Hereafter we are using the first version of the algorithm. The reason is that PageRank calculations are easier here as we can’t even imagine the approximate amount of pages.

## PageRank Characteristics

PageRank characteristics will be described by one little example. Imagine a small network containing three pages A, B and C where A has links to B and C, B has a link to C and C – to A. According to Page and Brin the damper factor is usually set to 0.85 but to simplify the calculations we’ll use 0.5. The exact value of the damper factor affects PageRank of course but it doesn’t influence the fundamental principles of PageRanking. So we have the next equations to calculate the PageRank:

PageRank(A) = 0.5 + 0.5 PageRank(C)

PageRank(B) = 0.5 + 0.5 (PageRank(A) / 2)

PageRank(C) = 0.5 + 0.5 (PageRank(A) /2 + PageRank(B))

They are easily calculated. And we get the following PageRank values for our pages:

PageRank(A) = 14/13 = 1.07692308

PageRank(B) = 10/13 = 0.76923077
PageRank(C) = 15/13 = 1.15384615

Obviously the sum of these values is 3 and this is the amount of all pages. As it was told before it’s not just a special result for our simple example.

It was easy to solve the equations for our simple three pages example to calculate their PageRank. In practice the network contains billions of documents and there is no way to find the result rechecking it.

## Iteration PageRank Calculation

Because of the great size of the network Google uses the approximate iteration calculation of the PageRank values. It means that every page is given the basic value and after that the PageRanks of all the pages are calculated in several calculation cycles based on the PageRank algorithm equations. The iteration calculation is illustrated in our three pages example where every page is given the basic PageRank value of 1.

 Iteration PageRank(A) PageRank(B) PageRank(C) 0 1 1 1 1 1 0.75 1.125 2 1.0625 0.765625 1.1484375 3 1.07421875 0.76855469 1.15283203 4 1.07641602 0.76910400 1.15365601 5 1.07682800 0.76920700 1.15381050 6 1.07690525 0.76922631 1.15383947 7 1.07691973 0.76922993 1.15384490 8 1.07692245 0.76923061 1.15384592 9 1.07692296 0.76923074 1.15384611 10 1.07692305 0.76923076 1.15384615 11 1.07692307 0.76923077 1.15384615 12 1.07692308 0.76923077 1.15384615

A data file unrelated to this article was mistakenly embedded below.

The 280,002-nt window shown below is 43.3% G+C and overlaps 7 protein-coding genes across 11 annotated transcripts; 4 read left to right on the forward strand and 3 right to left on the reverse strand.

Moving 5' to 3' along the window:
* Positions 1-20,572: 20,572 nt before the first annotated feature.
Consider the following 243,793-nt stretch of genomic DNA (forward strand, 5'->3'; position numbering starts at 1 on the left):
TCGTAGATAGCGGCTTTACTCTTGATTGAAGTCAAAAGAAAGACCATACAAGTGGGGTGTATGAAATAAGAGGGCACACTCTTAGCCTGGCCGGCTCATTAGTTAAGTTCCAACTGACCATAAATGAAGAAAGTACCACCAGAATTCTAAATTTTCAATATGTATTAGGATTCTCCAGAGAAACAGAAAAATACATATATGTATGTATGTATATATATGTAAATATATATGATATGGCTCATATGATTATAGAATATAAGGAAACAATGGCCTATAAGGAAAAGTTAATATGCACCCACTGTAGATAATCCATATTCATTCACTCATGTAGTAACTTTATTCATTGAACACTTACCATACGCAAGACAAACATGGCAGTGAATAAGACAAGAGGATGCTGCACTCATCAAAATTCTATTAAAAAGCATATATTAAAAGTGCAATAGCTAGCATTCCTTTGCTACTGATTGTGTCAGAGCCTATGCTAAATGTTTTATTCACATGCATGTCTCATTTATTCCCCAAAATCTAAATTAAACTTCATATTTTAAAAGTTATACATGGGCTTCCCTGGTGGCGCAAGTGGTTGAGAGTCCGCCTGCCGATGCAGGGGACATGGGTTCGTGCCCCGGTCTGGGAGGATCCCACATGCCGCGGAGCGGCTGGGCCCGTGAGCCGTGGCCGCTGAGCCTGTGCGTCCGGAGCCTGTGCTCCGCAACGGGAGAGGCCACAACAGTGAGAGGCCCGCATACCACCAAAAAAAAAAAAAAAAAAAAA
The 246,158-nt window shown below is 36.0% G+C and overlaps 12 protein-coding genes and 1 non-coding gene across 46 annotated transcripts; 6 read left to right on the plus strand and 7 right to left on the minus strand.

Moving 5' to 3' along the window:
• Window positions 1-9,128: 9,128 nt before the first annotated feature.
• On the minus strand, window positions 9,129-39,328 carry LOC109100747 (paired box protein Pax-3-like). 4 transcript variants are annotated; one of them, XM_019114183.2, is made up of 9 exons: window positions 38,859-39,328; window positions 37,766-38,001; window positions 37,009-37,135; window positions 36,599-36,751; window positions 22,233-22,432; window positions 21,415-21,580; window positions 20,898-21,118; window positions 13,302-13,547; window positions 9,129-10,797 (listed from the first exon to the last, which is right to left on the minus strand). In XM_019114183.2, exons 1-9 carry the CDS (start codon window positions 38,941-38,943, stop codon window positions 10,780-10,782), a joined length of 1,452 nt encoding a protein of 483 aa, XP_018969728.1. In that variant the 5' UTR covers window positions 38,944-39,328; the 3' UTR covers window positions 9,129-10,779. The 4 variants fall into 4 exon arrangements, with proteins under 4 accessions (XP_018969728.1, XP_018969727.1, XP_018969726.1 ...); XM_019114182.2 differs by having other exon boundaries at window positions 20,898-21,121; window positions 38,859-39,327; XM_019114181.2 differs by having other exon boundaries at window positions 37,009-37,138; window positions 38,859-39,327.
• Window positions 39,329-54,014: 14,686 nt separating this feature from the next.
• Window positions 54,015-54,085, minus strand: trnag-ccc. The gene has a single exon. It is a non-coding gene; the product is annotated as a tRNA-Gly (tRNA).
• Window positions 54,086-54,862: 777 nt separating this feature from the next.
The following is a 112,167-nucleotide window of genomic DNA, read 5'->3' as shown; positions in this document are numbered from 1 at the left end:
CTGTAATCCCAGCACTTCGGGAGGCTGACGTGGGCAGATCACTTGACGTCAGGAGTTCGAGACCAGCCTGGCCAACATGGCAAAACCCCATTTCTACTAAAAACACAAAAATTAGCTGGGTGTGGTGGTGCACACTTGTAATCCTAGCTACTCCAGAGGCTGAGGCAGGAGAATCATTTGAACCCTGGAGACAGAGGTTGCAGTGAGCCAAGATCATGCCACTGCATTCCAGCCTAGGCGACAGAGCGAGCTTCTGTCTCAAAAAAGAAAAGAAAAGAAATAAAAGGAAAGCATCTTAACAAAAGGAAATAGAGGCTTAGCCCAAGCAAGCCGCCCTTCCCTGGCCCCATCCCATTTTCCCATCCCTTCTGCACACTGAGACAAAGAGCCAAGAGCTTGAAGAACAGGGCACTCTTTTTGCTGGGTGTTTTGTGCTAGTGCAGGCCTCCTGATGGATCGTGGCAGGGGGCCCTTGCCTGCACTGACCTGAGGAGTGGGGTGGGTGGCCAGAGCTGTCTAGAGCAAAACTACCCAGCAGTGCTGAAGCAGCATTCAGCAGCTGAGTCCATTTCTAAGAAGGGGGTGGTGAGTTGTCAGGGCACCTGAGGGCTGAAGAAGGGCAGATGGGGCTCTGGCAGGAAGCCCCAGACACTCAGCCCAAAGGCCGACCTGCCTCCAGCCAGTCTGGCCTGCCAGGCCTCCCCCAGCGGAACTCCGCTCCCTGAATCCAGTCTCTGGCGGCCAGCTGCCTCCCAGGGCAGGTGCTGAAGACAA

We can see here that we get a good approximation to the real PageRank values after several iterations. Referring to the works of Larry Page and Sergey Brin we find out that we need about 100 iterations to get the necessary approximation of the PageRank values of the entire network.

When using iteration calculations the PageRanks’ sum of all pages still equals the amount of all the network pages. So the average PageRank of a page is 1. The minimum PageRank is defined by the expression (1-d). As a result the maximum PareRank is defined by the expression dN+(1-d), where N is the number of all pages in the web. This maximum can be reached (theoretically :)) if all the pages have links to this one and this page has links only to itself.

## PageRank Algorithm

Some years ago the Google Company created its unique and patented algorithm accounting the outer links to the site pages and called it PageRank. It was created to define the site ranks in search results.

Basically Google thought the theoretical attendance to be the criteria of a page’s relevance.

We also know that this attendance is defined by the probability that a user will leave the site and start watching through it from another page (the approximate coefficient – 0.15). There’s also the probability of that a user will go on watching the pages using the links at the very ones. As a result more popular pages will be visited more often than less known ones.

PageRank has a floating value with several signs after point because it uses the coefficients of different probabilities. To make is easier Google shows the PageRank value from 0 to 10.

With this data we may conclude that:

- every page of a site has a greater value than 0 (it may be 0.0000 …), because still there’s the probability that a user will visit this page;

- if a page has links to other pages it gives some part of its own PageRank to these pages and the given value depends on the amount of the outgoing links;

- the PageRank value is given in some proportions and not totally with the further lowering (i.e. if there is a link at a page with the PageRank value of 5 to a page with the PageRank value of 0, the last one will not surely get 5).

So this is how the PageRank algorithm indirectly affects pages’ positions in search results.